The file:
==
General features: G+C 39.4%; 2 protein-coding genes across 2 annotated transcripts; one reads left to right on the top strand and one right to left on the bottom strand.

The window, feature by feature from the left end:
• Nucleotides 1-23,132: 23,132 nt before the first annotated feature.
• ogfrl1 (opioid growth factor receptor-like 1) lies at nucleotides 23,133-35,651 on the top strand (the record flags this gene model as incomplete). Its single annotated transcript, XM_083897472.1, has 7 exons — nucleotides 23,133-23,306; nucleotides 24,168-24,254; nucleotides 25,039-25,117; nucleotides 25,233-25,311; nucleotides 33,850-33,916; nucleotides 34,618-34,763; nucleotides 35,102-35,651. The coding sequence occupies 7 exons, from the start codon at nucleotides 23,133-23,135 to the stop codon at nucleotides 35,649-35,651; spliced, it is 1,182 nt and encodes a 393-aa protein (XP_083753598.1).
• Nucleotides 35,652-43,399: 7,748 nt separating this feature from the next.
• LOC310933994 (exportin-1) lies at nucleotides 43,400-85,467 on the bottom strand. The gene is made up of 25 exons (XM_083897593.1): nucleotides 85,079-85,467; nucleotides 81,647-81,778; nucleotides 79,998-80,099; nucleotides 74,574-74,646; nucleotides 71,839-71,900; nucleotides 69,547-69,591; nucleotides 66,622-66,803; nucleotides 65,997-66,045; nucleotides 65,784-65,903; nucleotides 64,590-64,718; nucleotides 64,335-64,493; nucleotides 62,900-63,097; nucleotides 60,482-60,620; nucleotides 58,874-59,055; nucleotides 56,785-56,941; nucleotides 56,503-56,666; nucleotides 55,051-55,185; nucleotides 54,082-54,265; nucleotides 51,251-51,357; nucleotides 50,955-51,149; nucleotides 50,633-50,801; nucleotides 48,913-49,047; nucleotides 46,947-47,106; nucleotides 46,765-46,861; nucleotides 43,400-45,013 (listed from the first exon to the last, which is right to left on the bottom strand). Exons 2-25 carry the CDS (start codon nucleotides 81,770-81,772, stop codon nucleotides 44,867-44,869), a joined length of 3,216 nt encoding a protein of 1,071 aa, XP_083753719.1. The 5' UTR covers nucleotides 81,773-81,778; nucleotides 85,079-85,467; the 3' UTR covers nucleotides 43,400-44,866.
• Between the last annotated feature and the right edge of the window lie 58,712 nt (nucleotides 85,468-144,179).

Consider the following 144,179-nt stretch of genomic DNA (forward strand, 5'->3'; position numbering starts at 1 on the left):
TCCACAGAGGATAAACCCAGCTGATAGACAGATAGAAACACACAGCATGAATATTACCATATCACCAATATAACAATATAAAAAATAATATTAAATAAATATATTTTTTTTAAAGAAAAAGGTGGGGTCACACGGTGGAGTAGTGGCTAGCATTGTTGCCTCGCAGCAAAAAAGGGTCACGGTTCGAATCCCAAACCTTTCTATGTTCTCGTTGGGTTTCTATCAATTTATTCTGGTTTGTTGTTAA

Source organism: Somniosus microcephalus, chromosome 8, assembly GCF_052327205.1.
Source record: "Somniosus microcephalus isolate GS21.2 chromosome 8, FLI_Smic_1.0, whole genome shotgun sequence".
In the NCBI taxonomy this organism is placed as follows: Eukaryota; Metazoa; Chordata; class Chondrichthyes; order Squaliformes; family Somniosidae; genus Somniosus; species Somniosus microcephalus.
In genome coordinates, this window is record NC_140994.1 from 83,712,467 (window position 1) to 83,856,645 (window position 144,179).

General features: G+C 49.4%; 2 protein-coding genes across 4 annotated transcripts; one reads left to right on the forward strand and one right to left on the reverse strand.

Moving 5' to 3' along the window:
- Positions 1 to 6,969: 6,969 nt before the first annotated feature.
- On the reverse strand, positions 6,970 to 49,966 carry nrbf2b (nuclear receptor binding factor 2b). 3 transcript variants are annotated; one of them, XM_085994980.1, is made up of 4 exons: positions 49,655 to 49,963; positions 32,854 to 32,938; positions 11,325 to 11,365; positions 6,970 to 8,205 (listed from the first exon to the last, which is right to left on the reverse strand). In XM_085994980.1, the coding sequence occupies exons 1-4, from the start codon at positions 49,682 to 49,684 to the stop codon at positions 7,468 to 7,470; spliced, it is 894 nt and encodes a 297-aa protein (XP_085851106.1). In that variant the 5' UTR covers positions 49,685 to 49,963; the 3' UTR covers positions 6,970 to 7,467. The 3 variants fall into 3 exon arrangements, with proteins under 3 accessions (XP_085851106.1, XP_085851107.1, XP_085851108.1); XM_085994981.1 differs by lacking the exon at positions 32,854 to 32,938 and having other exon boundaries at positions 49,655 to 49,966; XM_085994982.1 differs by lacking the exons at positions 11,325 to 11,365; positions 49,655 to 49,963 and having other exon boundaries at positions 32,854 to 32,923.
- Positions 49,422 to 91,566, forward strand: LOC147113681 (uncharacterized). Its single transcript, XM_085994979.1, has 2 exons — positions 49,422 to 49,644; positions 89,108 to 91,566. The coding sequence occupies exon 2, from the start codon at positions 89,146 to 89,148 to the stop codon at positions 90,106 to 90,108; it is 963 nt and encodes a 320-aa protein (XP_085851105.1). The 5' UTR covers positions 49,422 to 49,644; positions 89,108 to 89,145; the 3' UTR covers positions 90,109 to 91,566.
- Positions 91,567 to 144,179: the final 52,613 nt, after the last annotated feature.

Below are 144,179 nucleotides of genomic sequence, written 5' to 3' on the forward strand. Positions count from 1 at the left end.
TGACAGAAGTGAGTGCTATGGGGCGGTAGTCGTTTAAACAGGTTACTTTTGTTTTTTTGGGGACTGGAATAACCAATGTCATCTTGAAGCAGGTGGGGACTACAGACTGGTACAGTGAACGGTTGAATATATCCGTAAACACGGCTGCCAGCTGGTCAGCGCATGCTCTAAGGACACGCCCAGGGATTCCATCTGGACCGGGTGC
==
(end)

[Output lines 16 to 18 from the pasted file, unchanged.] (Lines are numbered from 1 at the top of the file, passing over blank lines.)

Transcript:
- Positions 1 to 6,969: 6,969 nt before the first annotated feature.
- On the reverse strand, positions 6,970 to 49,966 carry nrbf2b (nuclear receptor binding factor 2b). 3 transcript variants are annotated; one of them, XM_085994980.1, is made up of 4 exons: positions 49,655 to 49,963; positions 32,854 to 32,938; positions 11,325 to 11,365; positions 6,970 to 8,205 (listed from the first exon to the last, which is right to left on the reverse strand). In XM_085994980.1, the coding sequence occupies exons 1-4, from the start codon at positions 49,682 to 49,684 to the stop codon at positions 7,468 to 7,470; spliced, it is 894 nt and encodes a 297-aa protein (XP_085851106.1). In that variant the 5' UTR covers positions 49,685 to 49,963; the 3' UTR covers positions 6,970 to 7,467. The 3 variants fall into 3 exon arrangements, with proteins under 3 accessions (XP_085851106.1, XP_085851107.1, XP_085851108.1); XM_085994981.1 differs by lacking the exon at positions 32,854 to 32,938 and having other exon boundaries at positions 49,655 to 49,966; XM_085994982.1 differs by lacking the exons at positions 11,325 to 11,365; positions 49,655 to 49,963 and having other exon boundaries at positions 32,854 to 32,923.
- Positions 49,422 to 91,566, forward strand: LOC147113681 (uncharacterized). Its single transcript, XM_085994979.1, has 2 exons — positions 49,422 to 49,644; positions 89,108 to 91,566. The coding sequence occupies exon 2, from the start codon at positions 89,146 to 89,148 to the stop codon at positions 90,106 to 90,108; it is 963 nt and encodes a 320-aa protein (XP_085851105.1). The 5' UTR covers positions 49,422 to 49,644; positions 89,108 to 89,145; the 3' UTR covers positions 90,109 to 91,566.